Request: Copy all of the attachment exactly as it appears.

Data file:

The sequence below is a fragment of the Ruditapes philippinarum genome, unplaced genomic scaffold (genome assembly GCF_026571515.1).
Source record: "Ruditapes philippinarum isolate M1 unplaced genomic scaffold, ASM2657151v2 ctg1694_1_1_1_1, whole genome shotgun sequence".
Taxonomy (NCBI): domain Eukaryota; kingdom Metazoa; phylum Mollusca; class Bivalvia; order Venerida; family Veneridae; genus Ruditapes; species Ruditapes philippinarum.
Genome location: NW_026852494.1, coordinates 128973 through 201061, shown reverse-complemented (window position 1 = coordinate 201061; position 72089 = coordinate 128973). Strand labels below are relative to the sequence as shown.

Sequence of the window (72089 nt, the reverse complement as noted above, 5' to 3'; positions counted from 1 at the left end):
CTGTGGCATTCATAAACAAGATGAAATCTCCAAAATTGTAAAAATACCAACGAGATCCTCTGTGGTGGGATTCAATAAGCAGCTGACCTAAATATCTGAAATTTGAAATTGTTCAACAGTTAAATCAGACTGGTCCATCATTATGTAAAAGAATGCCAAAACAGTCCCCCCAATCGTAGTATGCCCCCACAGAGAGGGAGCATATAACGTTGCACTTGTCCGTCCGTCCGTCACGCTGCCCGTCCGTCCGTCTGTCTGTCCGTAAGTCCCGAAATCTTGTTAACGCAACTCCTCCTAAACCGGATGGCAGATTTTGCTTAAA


The sequence below is a fragment of the Ruditapes philippinarum genome, unplaced genomic scaffold (genome assembly GCF_026571515.1).
Source record: "Ruditapes philippinarum isolate M1 unplaced genomic scaffold, ASM2657151v2 ctg1694_1_1_1_1, whole genome shotgun sequence".
Taxonomy (NCBI): domain Eukaryota; kingdom Metazoa; phylum Mollusca; class Bivalvia; order Venerida; family Veneridae; genus Ruditapes; species Ruditapes philippinarum.
Genome location: NW_026852494.1, coordinates 128973 through 201061, shown reverse-complemented (window position 1 = coordinate 201061; position 72089 = coordinate 128973). Strand labels below are relative to the sequence as shown.

Sequence of the window (72089 nt, the reverse complement as noted above, 5' to 3'; positions counted from 1 at the left end):
CTGTGGCATTCATAAACAAGATGAAATCTCCAAAATTGTAAAAATACCAACGAGATCCTCTGTGGTGGGATTCAATAAGCAGCTGACCTAAATATCTGAAATTTGAAATTGTTCAACAGTTAAATCAGACTGGTCCATCATTATGTAAAAGAATGCCAAAACAGTCCCCCCAATCGTAGTATGCCCCCACAGAGAGGGAGCATATAACGTTGCACTTGTCCGTCCGTCCGTCACGCTGCCCGTCCGTCCGTCTGTCTGTCCGTAAGTCCCGAAATCTTGTTAACGCAACTCCTCCTAAACCGGATGGCAGATTTTGCTTAAA